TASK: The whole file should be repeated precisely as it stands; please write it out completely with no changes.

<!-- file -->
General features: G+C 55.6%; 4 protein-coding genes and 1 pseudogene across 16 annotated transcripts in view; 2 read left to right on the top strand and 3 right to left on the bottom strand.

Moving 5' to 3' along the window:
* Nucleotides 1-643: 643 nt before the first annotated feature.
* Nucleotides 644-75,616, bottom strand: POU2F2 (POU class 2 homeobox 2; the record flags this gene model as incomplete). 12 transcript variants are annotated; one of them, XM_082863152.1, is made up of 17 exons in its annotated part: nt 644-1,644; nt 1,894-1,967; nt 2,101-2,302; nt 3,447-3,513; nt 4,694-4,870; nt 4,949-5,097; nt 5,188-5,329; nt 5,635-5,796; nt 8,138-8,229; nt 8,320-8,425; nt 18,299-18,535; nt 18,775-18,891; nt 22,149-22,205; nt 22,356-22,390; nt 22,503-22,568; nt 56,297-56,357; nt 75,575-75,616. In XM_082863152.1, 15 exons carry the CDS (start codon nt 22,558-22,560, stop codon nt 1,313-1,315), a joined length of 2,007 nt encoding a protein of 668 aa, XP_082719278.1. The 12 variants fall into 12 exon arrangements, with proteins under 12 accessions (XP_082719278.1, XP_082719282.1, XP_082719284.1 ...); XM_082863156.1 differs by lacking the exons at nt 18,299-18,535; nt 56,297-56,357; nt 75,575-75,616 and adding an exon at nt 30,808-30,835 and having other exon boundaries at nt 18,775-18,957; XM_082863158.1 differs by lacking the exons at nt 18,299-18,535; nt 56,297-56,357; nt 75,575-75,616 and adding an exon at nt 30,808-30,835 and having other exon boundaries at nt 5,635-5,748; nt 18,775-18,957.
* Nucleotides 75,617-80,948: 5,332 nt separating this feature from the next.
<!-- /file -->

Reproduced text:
General features: G+C 55.6%; 4 protein-coding genes and 1 pseudogene across 16 annotated transcripts in view; 2 read left to right on the top strand and 3 right to left on the bottom strand.

Moving 5' to 3' along the window:
* Nucleotides 1-643: 643 nt before the first annotated feature.
* Nucleotides 644-75,616, bottom strand: POU2F2 (POU class 2 homeobox 2; the record flags this gene model as incomplete). 12 transcript variants are annotated; one of them, XM_082863152.1, is made up of 17 exons in its annotated part: nt 644-1,644; nt 1,894-1,967; nt 2,101-2,302; nt 3,447-3,513; nt 4,694-4,870; nt 4,949-5,097; nt 5,188-5,329; nt 5,635-5,796; nt 8,138-8,229; nt 8,320-8,425; nt 18,299-18,535; nt 18,775-18,891; nt 22,149-22,205; nt 22,356-22,390; nt 22,503-22,568; nt 56,297-56,357; nt 75,575-75,616. In XM_082863152.1, 15 exons carry the CDS (start codon nt 22,558-22,560, stop codon nt 1,313-1,315), a joined length of 2,007 nt encoding a protein of 668 aa, XP_082719278.1. The 12 variants fall into 12 exon arrangements, with proteins under 12 accessions (XP_082719278.1, XP_082719282.1, XP_082719284.1 ...); XM_082863156.1 differs by lacking the exons at nt 18,299-18,535; nt 56,297-56,357; nt 75,575-75,616 and adding an exon at nt 30,808-30,835 and having other exon boundaries at nt 18,775-18,957; XM_082863158.1 differs by lacking the exons at nt 18,299-18,535; nt 56,297-56,357; nt 75,575-75,616 and adding an exon at nt 30,808-30,835 and having other exon boundaries at nt 5,635-5,748; nt 18,775-18,957.
* Nucleotides 75,617-80,948: 5,332 nt separating this feature from the next.